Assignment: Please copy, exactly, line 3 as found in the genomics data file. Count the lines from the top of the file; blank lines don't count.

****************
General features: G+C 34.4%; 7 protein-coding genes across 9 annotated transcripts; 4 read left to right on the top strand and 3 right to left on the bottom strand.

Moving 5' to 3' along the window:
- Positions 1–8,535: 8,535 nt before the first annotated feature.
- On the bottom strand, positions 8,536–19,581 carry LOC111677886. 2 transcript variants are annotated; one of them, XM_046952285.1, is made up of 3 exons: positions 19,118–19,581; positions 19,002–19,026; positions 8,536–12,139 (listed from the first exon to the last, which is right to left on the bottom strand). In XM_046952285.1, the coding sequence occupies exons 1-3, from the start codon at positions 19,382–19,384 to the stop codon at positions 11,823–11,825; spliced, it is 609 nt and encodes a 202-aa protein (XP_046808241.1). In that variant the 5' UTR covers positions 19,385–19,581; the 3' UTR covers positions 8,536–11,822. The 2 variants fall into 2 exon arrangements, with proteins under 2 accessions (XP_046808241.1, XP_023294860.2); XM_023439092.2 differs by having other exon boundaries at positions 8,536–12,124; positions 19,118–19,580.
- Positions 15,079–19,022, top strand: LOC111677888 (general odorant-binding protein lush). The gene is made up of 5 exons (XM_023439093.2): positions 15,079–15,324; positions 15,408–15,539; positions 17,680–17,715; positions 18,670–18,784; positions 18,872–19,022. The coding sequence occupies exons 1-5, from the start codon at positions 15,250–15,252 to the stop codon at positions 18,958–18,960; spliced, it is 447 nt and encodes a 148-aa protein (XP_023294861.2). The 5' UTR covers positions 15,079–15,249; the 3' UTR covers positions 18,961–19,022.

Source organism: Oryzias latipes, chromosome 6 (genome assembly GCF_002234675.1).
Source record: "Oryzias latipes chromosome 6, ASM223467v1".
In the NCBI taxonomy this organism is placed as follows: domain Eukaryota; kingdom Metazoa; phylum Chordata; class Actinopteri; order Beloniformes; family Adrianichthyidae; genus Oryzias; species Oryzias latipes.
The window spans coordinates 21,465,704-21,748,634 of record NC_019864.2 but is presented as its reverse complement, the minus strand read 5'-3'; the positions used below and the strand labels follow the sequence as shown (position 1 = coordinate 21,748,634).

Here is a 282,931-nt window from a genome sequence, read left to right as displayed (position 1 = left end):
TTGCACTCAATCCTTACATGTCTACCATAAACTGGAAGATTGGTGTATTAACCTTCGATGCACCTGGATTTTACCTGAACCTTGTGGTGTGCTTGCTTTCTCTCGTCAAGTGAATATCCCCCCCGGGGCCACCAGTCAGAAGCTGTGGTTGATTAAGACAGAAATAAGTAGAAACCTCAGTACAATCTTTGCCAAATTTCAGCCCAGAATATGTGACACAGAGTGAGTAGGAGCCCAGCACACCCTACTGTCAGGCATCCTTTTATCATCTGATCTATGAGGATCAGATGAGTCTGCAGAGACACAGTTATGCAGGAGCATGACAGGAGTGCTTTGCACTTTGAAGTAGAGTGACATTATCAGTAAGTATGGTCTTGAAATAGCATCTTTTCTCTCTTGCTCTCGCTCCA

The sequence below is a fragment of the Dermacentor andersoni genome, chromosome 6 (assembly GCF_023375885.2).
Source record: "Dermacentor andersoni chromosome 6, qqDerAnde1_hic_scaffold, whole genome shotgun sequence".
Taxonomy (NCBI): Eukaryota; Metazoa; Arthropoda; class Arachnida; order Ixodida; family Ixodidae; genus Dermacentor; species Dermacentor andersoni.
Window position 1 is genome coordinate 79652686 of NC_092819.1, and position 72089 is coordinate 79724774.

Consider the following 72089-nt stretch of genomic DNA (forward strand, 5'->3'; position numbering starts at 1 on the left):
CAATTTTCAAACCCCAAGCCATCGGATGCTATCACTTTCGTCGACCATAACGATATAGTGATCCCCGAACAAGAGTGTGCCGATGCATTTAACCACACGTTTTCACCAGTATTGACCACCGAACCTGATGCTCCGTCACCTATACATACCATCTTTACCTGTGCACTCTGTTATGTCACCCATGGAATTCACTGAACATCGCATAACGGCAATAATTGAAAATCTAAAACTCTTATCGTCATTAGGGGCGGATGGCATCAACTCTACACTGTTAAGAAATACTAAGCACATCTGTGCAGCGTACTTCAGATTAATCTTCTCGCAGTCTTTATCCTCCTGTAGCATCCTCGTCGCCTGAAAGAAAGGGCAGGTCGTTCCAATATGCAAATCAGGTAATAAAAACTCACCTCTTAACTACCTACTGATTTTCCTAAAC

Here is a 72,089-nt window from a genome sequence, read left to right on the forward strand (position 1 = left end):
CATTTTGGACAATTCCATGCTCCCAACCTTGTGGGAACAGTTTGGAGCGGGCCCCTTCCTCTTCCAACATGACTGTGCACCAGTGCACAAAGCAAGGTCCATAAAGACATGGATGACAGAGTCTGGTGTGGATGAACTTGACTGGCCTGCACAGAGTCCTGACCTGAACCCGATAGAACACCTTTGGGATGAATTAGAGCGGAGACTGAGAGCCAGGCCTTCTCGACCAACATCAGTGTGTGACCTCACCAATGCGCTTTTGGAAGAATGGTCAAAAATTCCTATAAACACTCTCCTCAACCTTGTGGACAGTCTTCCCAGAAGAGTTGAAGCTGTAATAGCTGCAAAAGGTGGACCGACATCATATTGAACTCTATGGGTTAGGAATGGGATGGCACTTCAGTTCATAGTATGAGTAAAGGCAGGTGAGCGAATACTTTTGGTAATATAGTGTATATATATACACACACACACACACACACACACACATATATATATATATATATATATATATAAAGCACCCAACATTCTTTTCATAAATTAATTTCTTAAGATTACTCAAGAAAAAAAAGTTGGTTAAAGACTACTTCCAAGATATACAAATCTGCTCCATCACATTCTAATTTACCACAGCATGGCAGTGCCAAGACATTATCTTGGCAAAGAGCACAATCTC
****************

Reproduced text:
- Positions 1–8,535: 8,535 nt before the first annotated feature.